2. The traditional story of dry land probably came from Clara Decker Young who remembered that the pioneers “found it necessary to irrigate [the land] before plowing.” Later, Orson F. Whitney, in History of Utah, added, “There was little to invite and much to repel….A broad and barren plain…blistering in the burning rays of the midsummer sun. No waving fields, no swaying forest, no verdant meadows to refresh the weary eye, but on all sides a seemingly interminable waste of sagebrush…the paradise of the lizard, the cricket, and the rattlesnake.”

3. The Mormons even discovered that certain Indians were irrigating parts of the Great Basin. If nothing else, they recognized that their need for water would be constant. With this in mind, they studied irrigation and with their effective organization, cooperative spirit, and program of community control of water resources, effectively used this limited resource on a large scale.

4. Some confusion exists about the total number entering the valley in 1847. Church historian B.H. Roberts, basing his calculations on Thomas Bullock’s reports, asserted a total of 2,095, but he did not take into account the battalion members from California. Leonard J. Arrington estimated that 1,681 pioneers spent the first winter in the valley, and a church letter of 6 March 1848 reported that the total population stood at “1,671 persons living in 423 houses.” There were also some births and deaths, and a few battalion men decided to go back east to their families. In addition, some 250 people who came into the Salt Lake Valley in 1847 returned soon afterwards to Winter Quarters or to California. Thus about 1,930 people could claim the title “Pioneers of ’47.”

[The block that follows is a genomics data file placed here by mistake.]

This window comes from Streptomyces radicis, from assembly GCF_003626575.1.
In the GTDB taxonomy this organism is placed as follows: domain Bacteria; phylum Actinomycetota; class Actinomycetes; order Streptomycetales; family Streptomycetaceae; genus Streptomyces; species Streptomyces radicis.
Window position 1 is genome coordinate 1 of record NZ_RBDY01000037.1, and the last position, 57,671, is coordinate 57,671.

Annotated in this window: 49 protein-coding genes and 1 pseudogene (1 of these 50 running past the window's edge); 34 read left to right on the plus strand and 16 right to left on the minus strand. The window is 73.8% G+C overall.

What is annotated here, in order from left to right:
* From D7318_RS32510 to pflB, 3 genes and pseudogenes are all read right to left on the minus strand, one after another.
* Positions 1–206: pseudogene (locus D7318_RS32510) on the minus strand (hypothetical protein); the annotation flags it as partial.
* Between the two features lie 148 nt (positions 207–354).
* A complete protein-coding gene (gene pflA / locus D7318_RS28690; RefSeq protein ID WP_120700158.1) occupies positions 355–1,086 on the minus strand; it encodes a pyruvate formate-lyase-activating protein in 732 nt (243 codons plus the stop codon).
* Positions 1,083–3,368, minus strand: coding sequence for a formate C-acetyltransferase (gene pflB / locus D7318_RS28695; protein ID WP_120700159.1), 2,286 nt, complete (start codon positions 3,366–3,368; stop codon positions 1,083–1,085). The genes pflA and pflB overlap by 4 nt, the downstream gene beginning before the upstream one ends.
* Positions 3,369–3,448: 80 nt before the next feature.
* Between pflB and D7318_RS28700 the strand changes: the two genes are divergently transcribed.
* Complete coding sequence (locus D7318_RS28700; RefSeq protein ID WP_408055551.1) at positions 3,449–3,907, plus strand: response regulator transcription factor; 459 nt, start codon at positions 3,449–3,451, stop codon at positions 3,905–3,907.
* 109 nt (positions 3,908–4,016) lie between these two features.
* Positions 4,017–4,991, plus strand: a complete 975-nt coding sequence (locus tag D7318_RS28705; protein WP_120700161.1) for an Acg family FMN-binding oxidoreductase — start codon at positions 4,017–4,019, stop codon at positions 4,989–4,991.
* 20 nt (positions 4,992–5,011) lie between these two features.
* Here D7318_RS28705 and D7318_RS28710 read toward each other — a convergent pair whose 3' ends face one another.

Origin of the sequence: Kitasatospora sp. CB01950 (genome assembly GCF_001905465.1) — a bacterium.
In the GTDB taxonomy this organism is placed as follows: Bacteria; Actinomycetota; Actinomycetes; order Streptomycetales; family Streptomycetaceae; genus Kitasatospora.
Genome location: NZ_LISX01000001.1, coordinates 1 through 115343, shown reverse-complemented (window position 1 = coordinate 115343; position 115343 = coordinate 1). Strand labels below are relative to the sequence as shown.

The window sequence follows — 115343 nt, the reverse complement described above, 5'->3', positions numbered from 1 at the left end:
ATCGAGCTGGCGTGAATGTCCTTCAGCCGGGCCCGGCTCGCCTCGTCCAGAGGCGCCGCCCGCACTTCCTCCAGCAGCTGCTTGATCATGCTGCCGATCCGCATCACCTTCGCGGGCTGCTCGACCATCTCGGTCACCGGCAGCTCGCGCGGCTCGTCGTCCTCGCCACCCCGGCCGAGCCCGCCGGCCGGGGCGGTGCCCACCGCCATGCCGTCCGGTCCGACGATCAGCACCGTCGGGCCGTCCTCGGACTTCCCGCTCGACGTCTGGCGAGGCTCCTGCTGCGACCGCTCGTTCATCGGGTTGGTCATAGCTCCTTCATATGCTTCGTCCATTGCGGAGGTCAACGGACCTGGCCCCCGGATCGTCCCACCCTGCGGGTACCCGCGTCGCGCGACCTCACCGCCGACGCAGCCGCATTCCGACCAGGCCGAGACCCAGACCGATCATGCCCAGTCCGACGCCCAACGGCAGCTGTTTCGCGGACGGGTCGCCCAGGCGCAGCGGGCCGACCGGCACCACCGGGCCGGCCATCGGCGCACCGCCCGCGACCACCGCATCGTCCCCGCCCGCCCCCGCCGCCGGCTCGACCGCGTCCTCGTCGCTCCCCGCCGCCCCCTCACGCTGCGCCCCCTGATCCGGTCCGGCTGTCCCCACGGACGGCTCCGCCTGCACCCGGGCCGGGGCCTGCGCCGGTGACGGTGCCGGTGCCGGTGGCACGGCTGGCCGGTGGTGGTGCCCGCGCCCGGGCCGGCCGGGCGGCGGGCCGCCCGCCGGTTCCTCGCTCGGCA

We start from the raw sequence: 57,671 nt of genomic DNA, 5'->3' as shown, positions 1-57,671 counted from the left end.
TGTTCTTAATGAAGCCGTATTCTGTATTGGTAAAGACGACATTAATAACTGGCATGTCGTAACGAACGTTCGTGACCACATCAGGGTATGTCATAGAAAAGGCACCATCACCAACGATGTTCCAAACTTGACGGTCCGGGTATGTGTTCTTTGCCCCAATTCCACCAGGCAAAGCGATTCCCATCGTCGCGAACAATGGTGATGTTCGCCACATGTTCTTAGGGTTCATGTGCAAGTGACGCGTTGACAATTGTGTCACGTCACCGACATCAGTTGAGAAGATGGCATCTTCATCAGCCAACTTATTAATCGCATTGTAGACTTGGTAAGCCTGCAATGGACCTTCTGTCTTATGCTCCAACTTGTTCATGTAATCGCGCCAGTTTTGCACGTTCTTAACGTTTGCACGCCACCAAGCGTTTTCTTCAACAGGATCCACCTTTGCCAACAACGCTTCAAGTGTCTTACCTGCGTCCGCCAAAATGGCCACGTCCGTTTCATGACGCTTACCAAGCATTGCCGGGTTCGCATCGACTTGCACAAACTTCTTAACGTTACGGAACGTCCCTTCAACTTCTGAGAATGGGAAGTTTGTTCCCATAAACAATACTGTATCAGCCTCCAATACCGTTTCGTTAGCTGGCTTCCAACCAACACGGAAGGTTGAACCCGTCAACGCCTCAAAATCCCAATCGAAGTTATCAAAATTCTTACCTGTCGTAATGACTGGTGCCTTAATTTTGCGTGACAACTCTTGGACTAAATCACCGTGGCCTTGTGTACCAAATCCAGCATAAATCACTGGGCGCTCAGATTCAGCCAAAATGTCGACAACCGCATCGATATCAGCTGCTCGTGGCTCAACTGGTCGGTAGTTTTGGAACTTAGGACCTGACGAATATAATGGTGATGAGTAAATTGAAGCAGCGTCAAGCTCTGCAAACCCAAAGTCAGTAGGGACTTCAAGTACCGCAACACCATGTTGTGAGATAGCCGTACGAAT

5. Kimball had a number of adopted sons—men who had been “sealed” to him as their spiritual and temporal father. According to Howard Eagan’s journal, after the 25 July meeting, Kimball told his adopted sons, “Most of you here present have become adopted into my family…and what is mine is yours and what is yours is your own.” Brigham Young evidently used this system of extended families in organizing the contingent that followed the first pioneers into the valley in 1847, and which resulted in Young’s sharp reprimand of Apostle Parley P. Pratt when they met near South Pass. Pratt and John Taylor had changed the marching order from family groups to large companies and, of course, had had no way of consulting Young.

6. This may account for some of the difficulties that developed later that year and may have been one of the motives Young had in suggesting rebaptism initially. Certainly Young was upset by the attitudes of some members of the battalion and their wives, who criticized his handling of monies that had been sent by battalion members to their families. Realizing that the church members in the valley were far from united, Young attempted to bring greater harmony by calling their attention to their religious commitments.